Security concerns at park result in gate hour changes

Posted June 7, 2018 at 10:50 am

Beginning next month, some “nighttime” visitors to Mountain View Park will see a change, especially for vehicle motorists, as the Clinton County Recreation/Park Board, out of concern for vandalism and security problems, has opted to close the main gate (to motor vehicles only) during nighttime hours.

The board, with eight members present, made that decision and voted on other issues at its regular meeting last Thursday night, May 31, which also saw park recreation and maintenance directors Tim Moons and Michael Hood, respectively, on hand.

Issues pertaining to park security, vandalism and illegal dumping at the park dominated most of the one hour and 15-minute session.

Although not all board members were enthusiastic about “locking the main gate” to motor vehicles at night, they did see the need to secure the park and help keep vandalism down.

The park will remain open at all hours for walk-in persons who use the fields, basketball courts, and primarily, the walking track, but only the main gate to keep motorists out will be locked.

The board took the action following discussion with the park maintenance and recreation directors about some of the problems experienced after ball games late at night, and the trash and vandalism problems that are dealt with on a daily basis.

Moons and Hood also both noted that people dumping their own household waste in the trash bins at the park was a problem and would be addressed. They noted they have found some items of trash where names and/or addresses are attached and will probably turn those over to law enforcement or the county attorney’s office for possible prosecution.

The board also discussed, but took no official action at this time, pertaining to placing security cameras at certain areas inside the park.

Following some lengthy discussion on the issue, board member Matt Smith made the motion to close the main gate to motorist traffic only, from 10 p.m. to 4 a.m., and utilize the Albany Police Department (whichever officer is on duty), to lock and unlock the gates at those designated times. Smith’s motion was seconded by Randy Speck and passed unanimously.

Although board chairman Wayne Glover and board treasurer Gina Poore expressed concern about having to lock the main gate, they stressed that the security of the park was the most important issue, and the park would still have access for people who park at the gate and use the inside of the park.

The board also voted on some other issues, including paying the monthly claims and bills on a motion by board member Paula Little, voted to purchase a commercial grade weedeater for the park at an approximate cost of $224.00, as well as forming a committee to work on ordering $3,000 worth of trash cans (which is in a fund account) to be placed at the park.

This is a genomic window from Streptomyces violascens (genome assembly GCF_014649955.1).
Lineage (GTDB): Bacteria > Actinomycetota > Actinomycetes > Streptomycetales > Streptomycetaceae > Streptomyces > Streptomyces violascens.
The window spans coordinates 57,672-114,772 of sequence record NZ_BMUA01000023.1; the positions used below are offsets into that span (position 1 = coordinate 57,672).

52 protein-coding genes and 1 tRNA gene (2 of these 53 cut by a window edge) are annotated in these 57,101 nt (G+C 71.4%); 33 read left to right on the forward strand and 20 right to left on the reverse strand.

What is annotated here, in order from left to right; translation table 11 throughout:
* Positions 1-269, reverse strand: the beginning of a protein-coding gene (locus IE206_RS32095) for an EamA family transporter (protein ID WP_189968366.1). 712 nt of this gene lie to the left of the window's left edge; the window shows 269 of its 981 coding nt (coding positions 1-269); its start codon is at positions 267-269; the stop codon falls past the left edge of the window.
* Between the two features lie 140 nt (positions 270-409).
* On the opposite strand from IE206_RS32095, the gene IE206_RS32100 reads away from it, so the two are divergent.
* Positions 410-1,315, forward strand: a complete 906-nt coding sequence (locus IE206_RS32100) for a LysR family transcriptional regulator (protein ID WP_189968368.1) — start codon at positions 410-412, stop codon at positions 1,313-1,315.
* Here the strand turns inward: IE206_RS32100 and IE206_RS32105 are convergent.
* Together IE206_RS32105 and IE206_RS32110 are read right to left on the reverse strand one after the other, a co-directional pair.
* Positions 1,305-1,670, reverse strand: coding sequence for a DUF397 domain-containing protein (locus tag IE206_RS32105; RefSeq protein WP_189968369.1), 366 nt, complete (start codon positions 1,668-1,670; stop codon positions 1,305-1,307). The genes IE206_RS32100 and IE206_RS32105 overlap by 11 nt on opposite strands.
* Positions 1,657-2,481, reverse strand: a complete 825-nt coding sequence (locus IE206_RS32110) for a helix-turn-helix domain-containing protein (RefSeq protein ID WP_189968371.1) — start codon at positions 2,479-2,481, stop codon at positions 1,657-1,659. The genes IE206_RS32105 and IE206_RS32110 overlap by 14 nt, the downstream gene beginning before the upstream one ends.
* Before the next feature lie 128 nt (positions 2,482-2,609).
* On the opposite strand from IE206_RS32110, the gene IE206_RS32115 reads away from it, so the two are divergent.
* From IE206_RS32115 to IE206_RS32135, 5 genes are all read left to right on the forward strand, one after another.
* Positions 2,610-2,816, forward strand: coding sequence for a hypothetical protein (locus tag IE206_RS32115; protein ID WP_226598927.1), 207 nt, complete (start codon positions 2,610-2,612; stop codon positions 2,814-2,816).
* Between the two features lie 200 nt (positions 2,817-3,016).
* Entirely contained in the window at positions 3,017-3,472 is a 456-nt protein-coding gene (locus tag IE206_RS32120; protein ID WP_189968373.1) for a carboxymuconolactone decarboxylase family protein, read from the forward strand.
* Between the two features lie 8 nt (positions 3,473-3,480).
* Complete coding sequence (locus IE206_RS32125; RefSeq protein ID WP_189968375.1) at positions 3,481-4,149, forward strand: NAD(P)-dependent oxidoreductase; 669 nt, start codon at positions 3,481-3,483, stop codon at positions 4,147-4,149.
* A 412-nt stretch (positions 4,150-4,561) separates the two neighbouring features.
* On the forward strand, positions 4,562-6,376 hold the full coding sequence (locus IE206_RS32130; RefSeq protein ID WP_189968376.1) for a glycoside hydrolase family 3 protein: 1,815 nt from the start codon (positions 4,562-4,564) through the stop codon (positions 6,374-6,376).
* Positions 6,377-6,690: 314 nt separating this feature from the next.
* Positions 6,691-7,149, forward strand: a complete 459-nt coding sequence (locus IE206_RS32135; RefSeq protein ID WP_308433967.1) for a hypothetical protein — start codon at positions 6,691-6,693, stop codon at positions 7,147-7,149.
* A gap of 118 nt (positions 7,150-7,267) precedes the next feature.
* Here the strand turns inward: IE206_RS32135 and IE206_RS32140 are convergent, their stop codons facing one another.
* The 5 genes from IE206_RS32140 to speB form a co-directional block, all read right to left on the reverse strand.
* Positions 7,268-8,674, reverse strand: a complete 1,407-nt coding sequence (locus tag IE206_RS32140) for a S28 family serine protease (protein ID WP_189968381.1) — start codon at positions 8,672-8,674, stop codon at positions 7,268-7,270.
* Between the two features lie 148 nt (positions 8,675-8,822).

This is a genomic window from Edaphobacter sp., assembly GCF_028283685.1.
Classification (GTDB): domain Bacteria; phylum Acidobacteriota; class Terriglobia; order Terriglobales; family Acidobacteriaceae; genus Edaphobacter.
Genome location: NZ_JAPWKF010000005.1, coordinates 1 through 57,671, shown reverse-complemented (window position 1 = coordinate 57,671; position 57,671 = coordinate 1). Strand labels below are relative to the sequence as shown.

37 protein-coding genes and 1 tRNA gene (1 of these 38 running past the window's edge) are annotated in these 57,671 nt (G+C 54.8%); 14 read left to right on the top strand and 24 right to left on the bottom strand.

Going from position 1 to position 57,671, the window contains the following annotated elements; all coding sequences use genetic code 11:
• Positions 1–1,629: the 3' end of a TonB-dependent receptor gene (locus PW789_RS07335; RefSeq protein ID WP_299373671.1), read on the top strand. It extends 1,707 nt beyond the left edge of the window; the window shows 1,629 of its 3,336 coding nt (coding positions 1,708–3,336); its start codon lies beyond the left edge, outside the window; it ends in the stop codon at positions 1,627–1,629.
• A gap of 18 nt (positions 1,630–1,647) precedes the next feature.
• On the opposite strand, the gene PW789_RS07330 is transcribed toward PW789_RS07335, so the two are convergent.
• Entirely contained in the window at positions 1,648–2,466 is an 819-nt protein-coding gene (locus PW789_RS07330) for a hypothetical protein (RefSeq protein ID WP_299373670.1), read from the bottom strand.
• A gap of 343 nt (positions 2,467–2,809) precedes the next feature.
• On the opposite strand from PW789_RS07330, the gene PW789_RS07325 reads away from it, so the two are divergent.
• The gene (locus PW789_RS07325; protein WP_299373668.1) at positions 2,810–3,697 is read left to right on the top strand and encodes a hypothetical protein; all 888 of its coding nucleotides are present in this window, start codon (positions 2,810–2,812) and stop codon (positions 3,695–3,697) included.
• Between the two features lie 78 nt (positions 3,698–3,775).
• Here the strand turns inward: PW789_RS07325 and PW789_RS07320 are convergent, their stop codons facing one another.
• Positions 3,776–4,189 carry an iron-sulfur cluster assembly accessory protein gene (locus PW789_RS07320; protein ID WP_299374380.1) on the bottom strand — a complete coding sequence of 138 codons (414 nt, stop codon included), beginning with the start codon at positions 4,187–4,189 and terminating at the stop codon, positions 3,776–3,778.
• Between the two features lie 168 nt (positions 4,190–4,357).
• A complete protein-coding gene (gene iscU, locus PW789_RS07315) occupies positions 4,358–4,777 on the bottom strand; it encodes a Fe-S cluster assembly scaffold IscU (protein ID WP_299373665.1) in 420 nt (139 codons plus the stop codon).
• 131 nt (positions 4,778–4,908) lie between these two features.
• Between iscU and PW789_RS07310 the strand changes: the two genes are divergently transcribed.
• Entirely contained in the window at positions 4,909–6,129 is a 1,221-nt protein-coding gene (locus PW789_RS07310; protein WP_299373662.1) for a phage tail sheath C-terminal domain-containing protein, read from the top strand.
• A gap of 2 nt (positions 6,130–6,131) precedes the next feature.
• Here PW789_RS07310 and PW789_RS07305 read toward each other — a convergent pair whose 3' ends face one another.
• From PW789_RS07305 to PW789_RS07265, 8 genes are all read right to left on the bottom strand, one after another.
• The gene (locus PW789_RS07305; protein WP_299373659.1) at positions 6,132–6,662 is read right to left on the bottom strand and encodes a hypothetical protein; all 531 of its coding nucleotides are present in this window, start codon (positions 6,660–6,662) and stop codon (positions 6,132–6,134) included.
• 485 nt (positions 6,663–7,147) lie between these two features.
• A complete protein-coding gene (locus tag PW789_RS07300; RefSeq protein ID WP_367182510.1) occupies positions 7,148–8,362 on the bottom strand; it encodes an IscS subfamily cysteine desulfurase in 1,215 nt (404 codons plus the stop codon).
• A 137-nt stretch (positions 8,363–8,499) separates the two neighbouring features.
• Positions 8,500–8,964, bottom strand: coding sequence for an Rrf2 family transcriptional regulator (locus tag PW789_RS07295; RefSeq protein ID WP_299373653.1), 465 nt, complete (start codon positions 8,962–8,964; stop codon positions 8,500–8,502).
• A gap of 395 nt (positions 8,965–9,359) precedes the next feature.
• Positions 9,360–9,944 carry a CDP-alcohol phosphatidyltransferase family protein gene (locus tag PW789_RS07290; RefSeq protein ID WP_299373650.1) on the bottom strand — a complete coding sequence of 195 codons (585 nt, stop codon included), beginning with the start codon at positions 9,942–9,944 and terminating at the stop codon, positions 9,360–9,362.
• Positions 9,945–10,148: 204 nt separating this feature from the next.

The board also voted to keep the prices for the U.S. 127 Sale spots at $60 per spot and $100 for Farmer’s Market space.

Several buildings and grounds issues were also discussed, including the need for some small swings for the toddler playground.

The board also voted to declare some items as surplus property to be sold and voted to take bids on having the basketball courts revamped, including backboards and goals replaced, and the courts blacktopped and striped.

If enough funds are available from the Healthy Hometown Coalition grant, other possible improvements in which to expend the money was discussed, among them having the softball field drainage problem fixed and repairing and/or replacing some dugouts, among other possibilities.

Moons also mentioned the problem with “graffiti” at some places in the park, saying he felt anyone caught doing such activity, juvenile or adult, should be prosecuted.

The board also received some positive news, with Moons informing the board that in a most recent Cabinet for Human Resources inspection, the park showed a 96 percent positive rating, apparently the highest the park has received, with only a few minor problem areas listed.

Board Chairman Glover also commented that he had received a lot of compliments recently about the appearance of the park and how good Moons and Hood were doing to keep the park cleaned and fields in good condition.

The board also discussed purchasing more “no smoking” signs and signs about hours at night in which the park would be closed to motor vehicles.

Moons also thanked Albany Plumbing and Election, Potter’s ACE Hardware, Save-A-Lot, Sign-Pro and Henry Tucker (who worked on lights) for their donations to the park.

Finally, it was also noted that the park website at Mountain View Park, which highlights upcoming events and other information, is now up and running and can be liked on Facebook.

The next regular meeting of the park board is scheduled for June 27 at 6 p.m. and is open to the public.